Will you please just shut up? I’m tired of listening to you. Who are you anyway? Are you me? Am I you?
There are times when that inner voice is nothing short of ruthless. We’ve listened to her for so long that, despite our self-care, our achievements and the fact that we know better, “she” can get to us.
Lisa Firestone, Ph.D, explains this persistent phenomenon: “Your critical inner voice is not a reflection of reality. It is a viewpoint you adopted based on destructive early life experiences and attitudes directed toward you that you’ve internalized as your own point of view.”
In other words, she is not you!
Being human – and hard on ourselves – we tend to forget this. But, we don’t have to get stuck there. Instead, we can adopt a few key strategies to put a lid on our inner critic when she starts with her negative commentary.
Rethink your “categories” when you make a mistake:
We tend to think in terms of absolutes: good/bad; right/wrong; thin/fat. With no wiggle room, it’s little wonder that our inner critic starts yapping. Work on replacing those stringent absolutes with more nuanced assessments. Adopting the phrase “it’s good enough” has made an immeasurable difference in my self-talk as well as in the quality of my days. Releasing the unattainable standard of perfection is nothing short of liberating! Examples: “I’m a good enough gardener” or “That meal? It was good enough.”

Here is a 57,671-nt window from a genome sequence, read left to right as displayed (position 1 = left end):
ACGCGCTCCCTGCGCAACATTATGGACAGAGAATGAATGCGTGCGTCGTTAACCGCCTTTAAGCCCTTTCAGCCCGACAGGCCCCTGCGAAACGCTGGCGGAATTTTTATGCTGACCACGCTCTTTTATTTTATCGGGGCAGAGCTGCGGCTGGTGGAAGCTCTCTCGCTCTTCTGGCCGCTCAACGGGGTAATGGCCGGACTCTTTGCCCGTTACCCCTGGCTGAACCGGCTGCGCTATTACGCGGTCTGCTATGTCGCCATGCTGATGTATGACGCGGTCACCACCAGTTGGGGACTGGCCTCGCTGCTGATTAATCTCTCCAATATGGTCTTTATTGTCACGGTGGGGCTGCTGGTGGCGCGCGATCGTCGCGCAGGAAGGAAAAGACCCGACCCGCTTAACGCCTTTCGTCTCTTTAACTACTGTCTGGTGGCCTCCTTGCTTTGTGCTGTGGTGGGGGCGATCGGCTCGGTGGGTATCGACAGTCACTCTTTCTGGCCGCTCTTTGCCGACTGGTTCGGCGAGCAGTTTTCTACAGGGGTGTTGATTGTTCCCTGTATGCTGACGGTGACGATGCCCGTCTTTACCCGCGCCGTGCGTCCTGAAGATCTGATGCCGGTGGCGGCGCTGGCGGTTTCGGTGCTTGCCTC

Focus on lessons learned when you screw up:
There. I’ve said it. There are times when we do “screw up,” when even “it was good enough” feels like a stretch. When that happens, step back and take a lesson from the situation by considering what you learned. I once put something in a professional email that I clearly should have deleted before pressing “Send.” Ah, but too late. With my tail between my legs, I made an apology and asked for forgiveness. That single incident has stayed with me for decades, and its lesson has stood the test of time.
Here’s a top strategy recommended by many psychologists:
Depersonalize your inner critic by substituting “she” for “I.”
The further you can distance yourself from “her,” the better. So, instead of “I can be such a jerk,” try “She can be such a jerk.” Give it a shot. It feels really good to put her in her place! Here’s another way to do so:
Learn to talk back!
When “she” gets on a roll, learn to stand up for yourself. Remember that she thinks in terms of absolutes:
“You’re so dumb.”
“You never get it, do you?”
She is so wrong about you! You can talk back by being kinder and gentler with yourself while also being more accurate:
“I’m still learning this, remember?”
“I may not always ‘get it,’ but I often do.”
“There’s no such thing as hopeless. Besides, I have plenty of strengths!”
Act in accordance with your true self:
By following these strategies, you are far less likely to act on the negative perceptions and assessments of your inner critic. But, if you do find yourself following her unwise counsel, check yourself.
- Remember that she’s coming from a distorted perception of you.
- Focus on all of the great things about you.
- Reflect on your values and priorities because she tends to get caught up in the stupid stuff!